Not for me at the moment.
It’s potentially another step towards the acceptable switch from the ICE to electric. The same old problems need to be overcome, though - range and recharge time. I think range will get there pretty soon now but perhaps it’ll be another generation or two of battery technology before the recharge time stops being a hindrance. And of course, fast charging needs the necessary infrastructure.
It will be all we can buy (new) from 2035 so hopefully the tech will evolve quickly over the next 10 years. Definitely not there yet though.
I wouldn’t mind one in my garage, but as a second bike that someone “gave” me… too many interesting, beautiful and legendary petrol bikes that I have lusted after for many years but have never owned! It’s fairly true of modern ICE bikes too, not many set the juice loose enough to waste quality daydreaming time upon… though in the last few years, there have been a couple.
That a bang right statement!! I second that. Green should be greeeeeeen
It’s a NO from me.
Still not green though is it… all the mining, energy and resources that go into making the bloody things! Got stuck again this morning, queue of 6 cars doing 40 in a 60. Yep, bloody electric car up front holding everybody up
I must admit that I’d like to cut down on my co2 emissions and so have been watching the UK grids electric production and currently it’s running at around 54% gas giving 196g/kwh co2 (this seems a good annual average at the moment). Looking around it seems in ideal conditions electric cars do about 6km per Kwh on average (obviously a lot of variances dependent on conditions, age, where you’re driving and how you’re driving). My car outputs about 120g/km, my new bike about 67g/km.
It seems that electricity loses about 8-15% through the network and batteries are around 80-90% efficient, so say 73% of the electricity powers the motor, so that 1kwh translates to .73kwh in use, giving a range of 4.4km/kwh.
So an electric car is putting out around 45g/km, which is obviously better but still not great considering the extra co2 generated during production. At the end of the day, I’ve found it difficult to get a straight answer because obviously petrol generation also creates co2 which needs to be taken into account.
Am I overthinking this? I usually do…
Certainly, if the UK’s electric generation was 100% green it would stop me having to take that into account… Trouble is I just can’t see that happening in my lifetime, I think we’d have to quadruple our wind and solar and start storage (my estimates )… Yeah, I’m on a downer at the moment about our climate.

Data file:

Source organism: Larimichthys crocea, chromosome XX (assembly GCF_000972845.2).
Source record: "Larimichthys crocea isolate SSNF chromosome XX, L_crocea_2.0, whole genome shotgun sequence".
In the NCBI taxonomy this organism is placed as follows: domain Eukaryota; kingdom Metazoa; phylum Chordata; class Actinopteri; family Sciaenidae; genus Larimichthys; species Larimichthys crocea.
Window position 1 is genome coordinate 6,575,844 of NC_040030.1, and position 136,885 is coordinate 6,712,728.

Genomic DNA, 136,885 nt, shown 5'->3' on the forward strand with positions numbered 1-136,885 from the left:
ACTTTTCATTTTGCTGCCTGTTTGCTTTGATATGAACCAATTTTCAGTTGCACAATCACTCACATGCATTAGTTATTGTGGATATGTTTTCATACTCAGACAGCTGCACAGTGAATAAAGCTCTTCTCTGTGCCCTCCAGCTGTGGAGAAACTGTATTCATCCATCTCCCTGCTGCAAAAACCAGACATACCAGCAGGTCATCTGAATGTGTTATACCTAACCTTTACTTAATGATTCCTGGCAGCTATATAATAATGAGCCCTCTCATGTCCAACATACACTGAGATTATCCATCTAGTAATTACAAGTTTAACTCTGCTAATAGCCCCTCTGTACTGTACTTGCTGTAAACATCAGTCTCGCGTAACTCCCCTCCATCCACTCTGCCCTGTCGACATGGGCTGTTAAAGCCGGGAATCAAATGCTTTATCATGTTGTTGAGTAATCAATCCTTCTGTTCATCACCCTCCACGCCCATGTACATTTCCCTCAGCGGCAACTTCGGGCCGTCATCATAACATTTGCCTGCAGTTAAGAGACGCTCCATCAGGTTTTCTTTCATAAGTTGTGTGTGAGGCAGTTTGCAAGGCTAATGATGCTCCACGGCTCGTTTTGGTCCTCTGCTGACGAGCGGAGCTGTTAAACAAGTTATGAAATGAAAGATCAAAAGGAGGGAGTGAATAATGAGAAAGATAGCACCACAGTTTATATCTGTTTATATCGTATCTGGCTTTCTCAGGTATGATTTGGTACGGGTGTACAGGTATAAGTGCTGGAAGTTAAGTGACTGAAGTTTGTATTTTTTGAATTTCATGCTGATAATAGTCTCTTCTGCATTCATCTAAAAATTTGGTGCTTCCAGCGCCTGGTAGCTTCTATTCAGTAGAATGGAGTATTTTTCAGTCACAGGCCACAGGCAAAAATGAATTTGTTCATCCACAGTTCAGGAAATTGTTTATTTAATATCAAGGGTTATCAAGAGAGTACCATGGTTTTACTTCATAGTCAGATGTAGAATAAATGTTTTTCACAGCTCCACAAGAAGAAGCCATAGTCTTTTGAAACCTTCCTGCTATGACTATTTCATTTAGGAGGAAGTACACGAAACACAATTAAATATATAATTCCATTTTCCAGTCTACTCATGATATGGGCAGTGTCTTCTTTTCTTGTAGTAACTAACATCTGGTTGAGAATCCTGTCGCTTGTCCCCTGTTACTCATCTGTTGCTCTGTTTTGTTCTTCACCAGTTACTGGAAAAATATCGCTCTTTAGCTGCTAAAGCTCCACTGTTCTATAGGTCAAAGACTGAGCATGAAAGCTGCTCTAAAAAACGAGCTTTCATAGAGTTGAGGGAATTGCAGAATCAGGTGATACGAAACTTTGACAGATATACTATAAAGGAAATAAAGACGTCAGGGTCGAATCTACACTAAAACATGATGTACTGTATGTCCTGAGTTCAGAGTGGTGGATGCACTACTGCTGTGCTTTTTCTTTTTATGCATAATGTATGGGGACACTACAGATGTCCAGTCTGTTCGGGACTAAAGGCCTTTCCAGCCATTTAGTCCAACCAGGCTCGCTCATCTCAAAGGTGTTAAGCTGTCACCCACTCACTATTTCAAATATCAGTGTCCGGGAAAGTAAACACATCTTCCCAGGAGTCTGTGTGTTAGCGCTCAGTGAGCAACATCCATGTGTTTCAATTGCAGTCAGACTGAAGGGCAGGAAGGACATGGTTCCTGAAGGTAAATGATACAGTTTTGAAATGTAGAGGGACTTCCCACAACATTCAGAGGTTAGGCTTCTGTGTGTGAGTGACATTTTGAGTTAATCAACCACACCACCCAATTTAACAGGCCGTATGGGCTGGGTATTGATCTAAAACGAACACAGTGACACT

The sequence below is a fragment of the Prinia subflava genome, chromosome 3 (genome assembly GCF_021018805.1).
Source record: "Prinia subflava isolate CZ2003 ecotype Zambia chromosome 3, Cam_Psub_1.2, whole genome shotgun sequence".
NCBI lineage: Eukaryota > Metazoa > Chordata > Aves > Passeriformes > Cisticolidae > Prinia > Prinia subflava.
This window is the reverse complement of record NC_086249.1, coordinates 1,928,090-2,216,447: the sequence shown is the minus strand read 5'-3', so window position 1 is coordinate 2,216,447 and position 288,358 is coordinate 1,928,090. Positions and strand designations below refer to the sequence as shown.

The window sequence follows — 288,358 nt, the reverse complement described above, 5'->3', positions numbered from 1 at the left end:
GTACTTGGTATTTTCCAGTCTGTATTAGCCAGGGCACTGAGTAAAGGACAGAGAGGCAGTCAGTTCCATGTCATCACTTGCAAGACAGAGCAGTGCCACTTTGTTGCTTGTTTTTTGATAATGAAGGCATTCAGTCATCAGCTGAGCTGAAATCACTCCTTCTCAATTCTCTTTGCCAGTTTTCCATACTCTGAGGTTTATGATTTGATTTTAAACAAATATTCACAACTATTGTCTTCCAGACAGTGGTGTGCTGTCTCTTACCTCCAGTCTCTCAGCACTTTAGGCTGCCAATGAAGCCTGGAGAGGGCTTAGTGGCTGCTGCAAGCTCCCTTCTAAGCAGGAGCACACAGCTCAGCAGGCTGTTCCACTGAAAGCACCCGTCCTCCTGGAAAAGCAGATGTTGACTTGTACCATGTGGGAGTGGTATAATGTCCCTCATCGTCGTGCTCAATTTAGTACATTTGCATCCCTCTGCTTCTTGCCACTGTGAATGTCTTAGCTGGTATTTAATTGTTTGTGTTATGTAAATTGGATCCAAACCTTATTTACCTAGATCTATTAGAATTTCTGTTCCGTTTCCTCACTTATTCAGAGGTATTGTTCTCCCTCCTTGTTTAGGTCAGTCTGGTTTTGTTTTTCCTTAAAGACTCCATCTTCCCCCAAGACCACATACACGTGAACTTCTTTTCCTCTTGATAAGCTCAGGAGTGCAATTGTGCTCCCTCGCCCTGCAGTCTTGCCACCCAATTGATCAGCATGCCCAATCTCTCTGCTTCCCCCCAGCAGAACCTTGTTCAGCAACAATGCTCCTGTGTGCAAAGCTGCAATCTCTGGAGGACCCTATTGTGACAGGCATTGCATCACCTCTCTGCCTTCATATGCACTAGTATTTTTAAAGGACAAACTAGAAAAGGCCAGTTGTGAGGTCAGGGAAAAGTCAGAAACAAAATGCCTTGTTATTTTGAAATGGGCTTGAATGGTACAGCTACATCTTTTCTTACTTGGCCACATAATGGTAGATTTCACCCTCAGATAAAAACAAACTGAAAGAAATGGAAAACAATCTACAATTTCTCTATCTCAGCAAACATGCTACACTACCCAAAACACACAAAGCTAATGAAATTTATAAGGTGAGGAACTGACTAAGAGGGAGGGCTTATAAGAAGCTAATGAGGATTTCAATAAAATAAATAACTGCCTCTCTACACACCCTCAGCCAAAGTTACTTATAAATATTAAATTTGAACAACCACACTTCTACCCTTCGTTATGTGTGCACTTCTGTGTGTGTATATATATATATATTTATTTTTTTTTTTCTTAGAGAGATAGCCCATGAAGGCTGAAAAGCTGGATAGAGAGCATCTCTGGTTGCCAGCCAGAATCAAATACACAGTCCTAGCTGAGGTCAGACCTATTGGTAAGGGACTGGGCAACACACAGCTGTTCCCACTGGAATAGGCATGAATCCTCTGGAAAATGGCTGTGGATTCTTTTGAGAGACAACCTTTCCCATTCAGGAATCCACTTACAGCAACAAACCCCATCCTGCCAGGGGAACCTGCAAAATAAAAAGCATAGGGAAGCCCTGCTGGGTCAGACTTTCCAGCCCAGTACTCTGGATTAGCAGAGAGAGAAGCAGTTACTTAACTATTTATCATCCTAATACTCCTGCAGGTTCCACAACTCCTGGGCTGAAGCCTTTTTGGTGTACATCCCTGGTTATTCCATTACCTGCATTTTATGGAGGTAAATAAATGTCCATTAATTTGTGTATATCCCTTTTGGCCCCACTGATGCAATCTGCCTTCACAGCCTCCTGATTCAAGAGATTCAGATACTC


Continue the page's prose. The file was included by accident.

Please ignore all the above I was just trying to think out loud!
Edited days later to point out a mistake… The km per Kwh of the battery already takes into account the battery efficiency so I’d double counted it. So it should be 1kwh translates to around .88kwh in use. Thus giving 5.3km/kwh and 37g/km co2. Not that this matters to anyone but me. Still just thinking out loud!
Your moniker is appropriate though…!
Bloody hell it’s like O level maths again.
M62 services at hearts head moor, plug ur not that clean electric thingy into a great big dirty diesel generator!!
It’s all a massive money making hoax.
If it makes you feel better just remember that whatever we do in this country doesn’t make any significant difference overall.
As a nation, we are already a low co2 producer. While China, USA, India & Russia are churning out most of the worlds co2, the rest of us are fighting a losing battle.
That’s if you believe all the climate change hype in the first place.
The politicians once told us all to buy diesels to save the planet…
Can’t help thinking EV’s will go the same way.
If this is to be believed then EVs can actually ve more expensive if you don’t have a home charger.
They don’t make economic sense in my situation so not going down that path until they do
Ah you caught me welding again with CO2
I fully respect that, Littleade. Our situations may be different. Having had an EV for nearly two years now, the Volvo XC40, I can safely say that for us, living in Norway, it has definitely been worth the money. Because it was absolutely tax free to buy, when paying 500,000 NOK we got 500,000 NOK worth of car. Because of the tax and VAT for ICE cars, the alternative would have meant getting 300,000 NOK worth of car. Thanks to the current imbalance between supply and demand we would have got more than we paid for it if we sold it today. That will change of course.
As for energy expenses, the 120 km drive to our winter home costs a mere 2,80 UKP. With the Subaru we used to have, the cost would have been 23 UKP with today’s petrol prices. The service costs are significantly lower than for a comparable ICE car: The petrol version of the XC40 has six times more parts.
Apart from economy, the car is a hoot to drive and we’ll never go back. But again, our situations may be different.
And it’s still a firm No!